Our existence as women sometimes seems defined solely by how our bodies are viewed through the prism of patriarchy. Even those supposedly defending us seek to define us through our bodies. One major example is the favoured transphobic ‘feminist’ diatribe that trans women are ‘not real women’ because they have not experienced gender-based harassment or violence. Firstly, trans women and gender nonconforming people are one of the groups most vulnerable to sexualised harassment. However, more than that, how boring is it to have our gender defined by our experience of harassment? It may be an experience shared by most women, but aren’t we supposed to be moving past regressive gender stereotypes? If we can choose how to define femininity, why make it about our bodies, and the assaults they face?
After Sarah Everard was abducted, we had what seemed to be a national conversation – and yet nothing has changed. In fact, it has got worse, with the spiking epidemic across UK campuses. I’ve written about this time and time again, but somehow, I am still writing, because the message doesn’t seem to go in. We have had #metoo, we have talked about Sarah Everard, we have talked about spiking, we have talked about Aisling Murphy, and yet nothing has changed in the way women are viewed first as a body, and secondly as individuals – whether this be sexually, or in judgement of our appearance or gender presentation. It is frustrating, it is dehumanising, and it is also really dangerous. Being a woman in this world is exhausting. I am tired of having to constantly protect myself from something that is not my fault. I am tired of being defined by the least important aspect of my existence. I am tired of having to justify my existence: she was ‘just’ walking home, she was ‘just’ going for a run – she was ‘just’ existing. My presence, and my safety in public spaces, should not have to be justified.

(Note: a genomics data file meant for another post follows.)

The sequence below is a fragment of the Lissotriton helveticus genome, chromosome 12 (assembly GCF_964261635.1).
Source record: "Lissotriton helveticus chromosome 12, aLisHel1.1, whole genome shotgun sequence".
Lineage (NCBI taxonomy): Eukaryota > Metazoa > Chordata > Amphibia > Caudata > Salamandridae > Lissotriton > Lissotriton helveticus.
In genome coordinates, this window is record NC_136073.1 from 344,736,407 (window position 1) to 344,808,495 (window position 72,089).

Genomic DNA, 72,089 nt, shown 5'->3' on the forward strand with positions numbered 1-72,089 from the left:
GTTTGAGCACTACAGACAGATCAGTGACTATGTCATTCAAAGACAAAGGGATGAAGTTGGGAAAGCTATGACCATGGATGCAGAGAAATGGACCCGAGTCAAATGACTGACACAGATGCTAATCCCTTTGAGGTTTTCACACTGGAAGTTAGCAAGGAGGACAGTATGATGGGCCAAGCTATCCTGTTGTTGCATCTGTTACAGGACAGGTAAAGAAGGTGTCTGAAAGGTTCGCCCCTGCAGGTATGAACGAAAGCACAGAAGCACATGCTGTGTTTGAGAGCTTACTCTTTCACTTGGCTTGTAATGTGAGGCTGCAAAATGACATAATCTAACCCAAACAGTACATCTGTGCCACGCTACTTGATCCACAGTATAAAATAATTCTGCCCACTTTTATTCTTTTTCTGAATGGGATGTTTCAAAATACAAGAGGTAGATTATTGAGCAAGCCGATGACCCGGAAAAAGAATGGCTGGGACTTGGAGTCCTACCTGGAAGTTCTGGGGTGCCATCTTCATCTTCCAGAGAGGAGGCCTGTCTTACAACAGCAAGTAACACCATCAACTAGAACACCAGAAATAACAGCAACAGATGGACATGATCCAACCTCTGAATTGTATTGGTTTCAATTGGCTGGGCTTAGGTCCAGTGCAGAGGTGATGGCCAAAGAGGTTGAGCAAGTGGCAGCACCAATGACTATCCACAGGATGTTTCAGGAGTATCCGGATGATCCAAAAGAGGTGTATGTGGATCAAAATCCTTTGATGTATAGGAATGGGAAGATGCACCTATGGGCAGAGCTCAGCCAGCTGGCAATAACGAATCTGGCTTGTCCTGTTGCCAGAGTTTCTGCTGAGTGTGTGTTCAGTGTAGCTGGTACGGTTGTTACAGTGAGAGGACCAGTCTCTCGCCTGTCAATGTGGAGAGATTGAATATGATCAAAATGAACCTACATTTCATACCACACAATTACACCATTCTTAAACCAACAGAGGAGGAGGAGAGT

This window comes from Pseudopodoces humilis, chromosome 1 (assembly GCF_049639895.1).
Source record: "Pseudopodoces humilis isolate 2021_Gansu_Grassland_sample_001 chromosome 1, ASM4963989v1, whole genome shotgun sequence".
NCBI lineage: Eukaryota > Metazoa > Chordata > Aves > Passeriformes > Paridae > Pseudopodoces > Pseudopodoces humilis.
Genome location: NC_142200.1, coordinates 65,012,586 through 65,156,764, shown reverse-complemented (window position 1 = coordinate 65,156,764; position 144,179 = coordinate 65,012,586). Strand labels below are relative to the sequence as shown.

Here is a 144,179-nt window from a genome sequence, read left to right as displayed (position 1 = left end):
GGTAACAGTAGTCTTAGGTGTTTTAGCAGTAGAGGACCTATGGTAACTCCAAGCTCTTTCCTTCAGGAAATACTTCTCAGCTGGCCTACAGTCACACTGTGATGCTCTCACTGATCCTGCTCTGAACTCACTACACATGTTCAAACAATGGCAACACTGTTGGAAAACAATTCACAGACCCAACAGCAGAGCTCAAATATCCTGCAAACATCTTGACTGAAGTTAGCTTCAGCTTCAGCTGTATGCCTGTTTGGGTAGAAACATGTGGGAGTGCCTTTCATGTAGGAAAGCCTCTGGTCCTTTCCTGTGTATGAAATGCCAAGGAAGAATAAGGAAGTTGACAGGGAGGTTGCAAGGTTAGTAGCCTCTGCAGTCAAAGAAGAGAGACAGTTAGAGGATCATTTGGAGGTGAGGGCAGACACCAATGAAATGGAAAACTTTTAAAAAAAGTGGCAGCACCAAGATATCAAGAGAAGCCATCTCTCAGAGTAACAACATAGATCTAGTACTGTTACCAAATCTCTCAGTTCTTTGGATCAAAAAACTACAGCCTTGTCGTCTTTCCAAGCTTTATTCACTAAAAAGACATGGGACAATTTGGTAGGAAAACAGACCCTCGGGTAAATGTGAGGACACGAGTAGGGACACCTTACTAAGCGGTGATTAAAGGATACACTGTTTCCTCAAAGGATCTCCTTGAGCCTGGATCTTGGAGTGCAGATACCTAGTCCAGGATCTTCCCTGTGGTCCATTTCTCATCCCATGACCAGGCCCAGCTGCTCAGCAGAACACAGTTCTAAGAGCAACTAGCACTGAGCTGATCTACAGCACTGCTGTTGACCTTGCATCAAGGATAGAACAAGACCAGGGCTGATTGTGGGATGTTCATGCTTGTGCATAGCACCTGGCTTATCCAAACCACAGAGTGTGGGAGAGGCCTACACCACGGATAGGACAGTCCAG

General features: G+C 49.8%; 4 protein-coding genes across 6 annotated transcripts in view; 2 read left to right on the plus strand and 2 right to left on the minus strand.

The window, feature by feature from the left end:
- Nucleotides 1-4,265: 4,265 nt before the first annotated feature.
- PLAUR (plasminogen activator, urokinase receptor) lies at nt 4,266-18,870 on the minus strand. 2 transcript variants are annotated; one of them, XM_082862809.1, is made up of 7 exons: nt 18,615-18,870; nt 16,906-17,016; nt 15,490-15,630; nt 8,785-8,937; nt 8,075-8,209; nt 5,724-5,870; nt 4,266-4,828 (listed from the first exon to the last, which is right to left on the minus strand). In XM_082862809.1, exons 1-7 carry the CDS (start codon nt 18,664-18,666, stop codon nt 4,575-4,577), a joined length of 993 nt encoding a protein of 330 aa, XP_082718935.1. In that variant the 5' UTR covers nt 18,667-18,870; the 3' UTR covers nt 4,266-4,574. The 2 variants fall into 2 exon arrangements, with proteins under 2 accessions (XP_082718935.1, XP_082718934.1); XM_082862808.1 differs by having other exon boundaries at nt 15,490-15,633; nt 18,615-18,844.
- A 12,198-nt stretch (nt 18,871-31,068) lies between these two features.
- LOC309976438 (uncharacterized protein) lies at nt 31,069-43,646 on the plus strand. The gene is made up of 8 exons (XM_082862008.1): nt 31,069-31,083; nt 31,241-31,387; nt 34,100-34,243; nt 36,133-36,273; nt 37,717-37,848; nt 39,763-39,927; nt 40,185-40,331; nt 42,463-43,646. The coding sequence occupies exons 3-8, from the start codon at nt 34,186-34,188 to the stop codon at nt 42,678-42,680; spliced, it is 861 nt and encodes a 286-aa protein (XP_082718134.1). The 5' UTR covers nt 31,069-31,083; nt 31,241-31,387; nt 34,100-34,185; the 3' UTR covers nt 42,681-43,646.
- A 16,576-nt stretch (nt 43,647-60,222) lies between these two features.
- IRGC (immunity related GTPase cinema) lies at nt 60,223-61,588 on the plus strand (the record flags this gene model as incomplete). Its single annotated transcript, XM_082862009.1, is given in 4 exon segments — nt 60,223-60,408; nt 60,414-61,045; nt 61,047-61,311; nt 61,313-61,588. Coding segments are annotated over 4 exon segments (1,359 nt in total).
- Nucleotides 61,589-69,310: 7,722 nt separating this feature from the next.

I know a lot of this is about conversations, and that paradigm shifts don’t always happen suddenly, but for us, any delay in change is too long. A focus on dialogue also ignores the depressing question of what happens if you talk to your male friends about this and then they still sexually assault someone? Which happens. I will keep talking about it, because the other option is to normalise this behaviour, as much as the world seems to have done, and I refuse to go that way. This is not the most hopeful takeaway, but I am just feeling exhausted.
It is also past time for men to step up. Why is the crushing emotional burden of doing this always on women? Why do I have to have these conversations that make me want to weep? I know a lot of great, non-toxic men who would never assault someone, and yet I also know that they are unlikely to call out predatory behaviour when they see it, or talk to their other male friends about objectification and sexual assault.
I’m tired of a defining aspect of womanhood being how our bodies are viewed and, to be honest, it is fucking boring. We deserve more than this, and it should not be our responsibility to stop it. Once again, it is beyond time for men to do the work.